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Non-violence towards animals in the thinking of Gandhi: the problem of animal husbandry

By F. Burgat

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The question of the imperatives induced by the Gandhian concept of non-violence towards animals is an issue that has been neglected by specialists on the thinking of the Mahatma. The aim of this article is to highlight the systematic - and significant - character of this particular aspect of his views on non-violence. The first part introduces the theoretical foundations of the duty of non-violence towards animals in general. Gandhi's critical interpretation of cow-protection, advocated by Hinduism, leads to a general reflection on the duty of non-violence towards animals, the cow being transformed into the representative of all "dumb creation." The approach adopted by Gandhi to solving the problem of cow-protection focuses on its practical dimensions and is based primarily on reforming animal husbandry. What limits should be imposed on the exploitation of farm animals within the framework of non-violence? Gandhi devoted nearly 30 years to elaborating an animal husbandry system that would be both economically viable and in conformity with the universal ethical principles he drew from religions (especially Hinduism). The interdiction to kill is absolute, since Gandhi not only rejects the breeding of farm animals for the purposes of butchery but also the slaughtering of animals that are no longer capable of providing the services required of them. He therefore concentrated his efforts on drawing up a scheme to reorganize this activity on a national scale while taking into consideration these constraints, which are less contradictory than they may seem to be at first sight. Reviewing the age-old activity of animal husbandry in the light of non-violence is clearly based on the specific nature of Hindu traditions. However, it goes far beyond cultural or religious relativism, since it is also founded on universal ethical principles.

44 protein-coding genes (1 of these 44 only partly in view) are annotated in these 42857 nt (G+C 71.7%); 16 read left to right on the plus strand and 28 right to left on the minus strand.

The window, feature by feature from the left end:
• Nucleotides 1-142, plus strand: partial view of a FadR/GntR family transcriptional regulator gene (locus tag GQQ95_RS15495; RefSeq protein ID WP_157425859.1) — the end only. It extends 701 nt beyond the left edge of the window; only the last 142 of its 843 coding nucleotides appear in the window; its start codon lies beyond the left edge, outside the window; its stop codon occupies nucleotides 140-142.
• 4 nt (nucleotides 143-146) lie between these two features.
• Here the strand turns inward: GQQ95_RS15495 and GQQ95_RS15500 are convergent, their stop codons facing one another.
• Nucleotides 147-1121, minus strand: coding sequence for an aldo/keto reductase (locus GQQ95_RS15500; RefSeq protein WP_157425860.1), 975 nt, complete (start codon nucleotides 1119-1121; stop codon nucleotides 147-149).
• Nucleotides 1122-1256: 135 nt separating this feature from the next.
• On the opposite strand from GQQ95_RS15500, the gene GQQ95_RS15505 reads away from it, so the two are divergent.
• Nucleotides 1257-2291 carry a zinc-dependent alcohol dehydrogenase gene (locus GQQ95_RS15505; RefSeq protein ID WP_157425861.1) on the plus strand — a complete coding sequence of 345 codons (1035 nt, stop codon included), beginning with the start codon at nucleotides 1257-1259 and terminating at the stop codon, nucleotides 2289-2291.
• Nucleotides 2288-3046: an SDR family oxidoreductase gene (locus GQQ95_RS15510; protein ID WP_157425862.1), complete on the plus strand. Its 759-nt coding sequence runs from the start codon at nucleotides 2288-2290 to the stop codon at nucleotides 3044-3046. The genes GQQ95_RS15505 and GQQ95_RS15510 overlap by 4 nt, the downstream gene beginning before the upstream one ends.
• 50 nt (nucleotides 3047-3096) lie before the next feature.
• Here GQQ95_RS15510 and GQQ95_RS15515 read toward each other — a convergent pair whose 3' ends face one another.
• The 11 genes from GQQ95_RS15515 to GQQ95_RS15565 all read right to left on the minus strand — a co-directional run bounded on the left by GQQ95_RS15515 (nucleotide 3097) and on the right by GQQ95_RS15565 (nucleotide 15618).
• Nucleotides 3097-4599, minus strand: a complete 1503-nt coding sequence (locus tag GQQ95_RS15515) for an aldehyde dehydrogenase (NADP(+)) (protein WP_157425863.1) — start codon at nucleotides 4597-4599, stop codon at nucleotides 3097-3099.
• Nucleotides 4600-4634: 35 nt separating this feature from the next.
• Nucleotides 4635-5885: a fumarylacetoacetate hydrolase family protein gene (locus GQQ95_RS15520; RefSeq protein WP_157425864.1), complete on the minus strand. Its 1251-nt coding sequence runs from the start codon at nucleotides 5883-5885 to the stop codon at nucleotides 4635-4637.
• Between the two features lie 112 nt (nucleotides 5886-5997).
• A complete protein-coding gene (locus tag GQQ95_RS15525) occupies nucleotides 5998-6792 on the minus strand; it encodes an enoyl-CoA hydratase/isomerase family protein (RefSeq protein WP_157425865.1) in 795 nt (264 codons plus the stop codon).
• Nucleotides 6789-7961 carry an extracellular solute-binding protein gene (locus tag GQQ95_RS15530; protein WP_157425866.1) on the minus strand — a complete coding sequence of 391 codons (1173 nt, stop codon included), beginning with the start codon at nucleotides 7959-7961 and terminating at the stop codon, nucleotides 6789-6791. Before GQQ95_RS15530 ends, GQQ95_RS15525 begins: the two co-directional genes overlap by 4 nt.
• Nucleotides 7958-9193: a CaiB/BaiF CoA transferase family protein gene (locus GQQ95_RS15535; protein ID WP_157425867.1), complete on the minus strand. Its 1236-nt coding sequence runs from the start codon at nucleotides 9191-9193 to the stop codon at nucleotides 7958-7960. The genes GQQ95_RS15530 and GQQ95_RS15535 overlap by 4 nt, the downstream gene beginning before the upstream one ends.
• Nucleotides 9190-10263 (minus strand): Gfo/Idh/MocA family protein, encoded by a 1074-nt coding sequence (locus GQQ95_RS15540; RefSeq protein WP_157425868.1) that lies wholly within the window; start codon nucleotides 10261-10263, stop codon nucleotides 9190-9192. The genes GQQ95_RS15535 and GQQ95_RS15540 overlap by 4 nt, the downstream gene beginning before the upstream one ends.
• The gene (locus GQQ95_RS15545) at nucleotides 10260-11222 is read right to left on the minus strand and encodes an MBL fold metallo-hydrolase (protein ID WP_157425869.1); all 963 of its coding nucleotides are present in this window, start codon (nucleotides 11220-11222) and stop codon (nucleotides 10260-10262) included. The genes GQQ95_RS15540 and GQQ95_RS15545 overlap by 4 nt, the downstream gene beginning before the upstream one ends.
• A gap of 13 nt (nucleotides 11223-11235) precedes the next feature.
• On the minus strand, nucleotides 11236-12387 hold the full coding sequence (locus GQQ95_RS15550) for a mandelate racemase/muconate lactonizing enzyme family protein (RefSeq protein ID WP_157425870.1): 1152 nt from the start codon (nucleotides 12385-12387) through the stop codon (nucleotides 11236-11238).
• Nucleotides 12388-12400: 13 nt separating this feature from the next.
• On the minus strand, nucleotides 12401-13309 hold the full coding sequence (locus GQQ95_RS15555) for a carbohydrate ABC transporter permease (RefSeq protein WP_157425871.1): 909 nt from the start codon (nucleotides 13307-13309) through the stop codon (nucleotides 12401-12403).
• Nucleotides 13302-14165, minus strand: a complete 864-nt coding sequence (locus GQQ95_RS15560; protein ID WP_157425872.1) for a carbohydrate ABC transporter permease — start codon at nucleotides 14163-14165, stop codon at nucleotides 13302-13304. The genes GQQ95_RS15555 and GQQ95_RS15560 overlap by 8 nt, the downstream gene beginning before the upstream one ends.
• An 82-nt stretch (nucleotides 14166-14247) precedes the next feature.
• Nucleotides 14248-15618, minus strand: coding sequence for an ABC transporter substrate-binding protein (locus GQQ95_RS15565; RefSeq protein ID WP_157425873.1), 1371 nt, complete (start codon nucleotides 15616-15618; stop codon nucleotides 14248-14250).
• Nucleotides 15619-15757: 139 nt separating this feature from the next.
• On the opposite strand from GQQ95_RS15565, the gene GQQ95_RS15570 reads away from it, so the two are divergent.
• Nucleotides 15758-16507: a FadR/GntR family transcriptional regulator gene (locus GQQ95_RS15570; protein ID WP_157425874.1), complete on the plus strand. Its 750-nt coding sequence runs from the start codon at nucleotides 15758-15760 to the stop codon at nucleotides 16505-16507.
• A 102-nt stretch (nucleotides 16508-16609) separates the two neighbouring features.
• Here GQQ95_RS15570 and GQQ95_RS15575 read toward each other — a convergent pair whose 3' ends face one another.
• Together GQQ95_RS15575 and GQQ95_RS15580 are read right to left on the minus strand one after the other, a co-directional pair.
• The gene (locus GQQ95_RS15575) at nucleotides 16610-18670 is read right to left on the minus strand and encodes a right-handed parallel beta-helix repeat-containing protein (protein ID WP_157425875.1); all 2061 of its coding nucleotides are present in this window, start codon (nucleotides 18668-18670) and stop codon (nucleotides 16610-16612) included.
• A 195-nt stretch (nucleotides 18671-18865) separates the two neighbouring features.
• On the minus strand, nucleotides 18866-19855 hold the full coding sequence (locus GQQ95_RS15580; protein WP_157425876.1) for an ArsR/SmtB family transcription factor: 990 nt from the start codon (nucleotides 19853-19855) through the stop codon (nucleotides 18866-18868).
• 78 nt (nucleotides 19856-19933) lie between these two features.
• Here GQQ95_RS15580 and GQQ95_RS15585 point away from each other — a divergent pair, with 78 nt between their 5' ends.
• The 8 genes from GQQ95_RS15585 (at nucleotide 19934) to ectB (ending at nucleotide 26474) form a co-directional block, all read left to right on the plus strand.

Date 2004
Publication Title Journal of Agricultural & Environmental Ethics
Volume 17
Issue 3
Pages 223-248
ISBN/ISSN 1187-7863
DOI 10.1023/B:JAGE.0000033082.58743.5b
Language English
Author Address INRA-TSV, 65, Boulevard de Brandebourg, 94205 Ivry-sur-Seine, France.
Cite this work

Researchers should cite this work as follows:

  1. Animal husbandry
  2. Animal rights
  3. Animal welfare
  4. Asia
  5. Cattle
  6. Commonwealth of Nations
  7. Developed countries
  8. Domestic animals
  9. Ethics
  10. India
  11. Mammals
  12. peer-reviewed
  13. Protection
  14. Ruminants
  1. peer-reviewed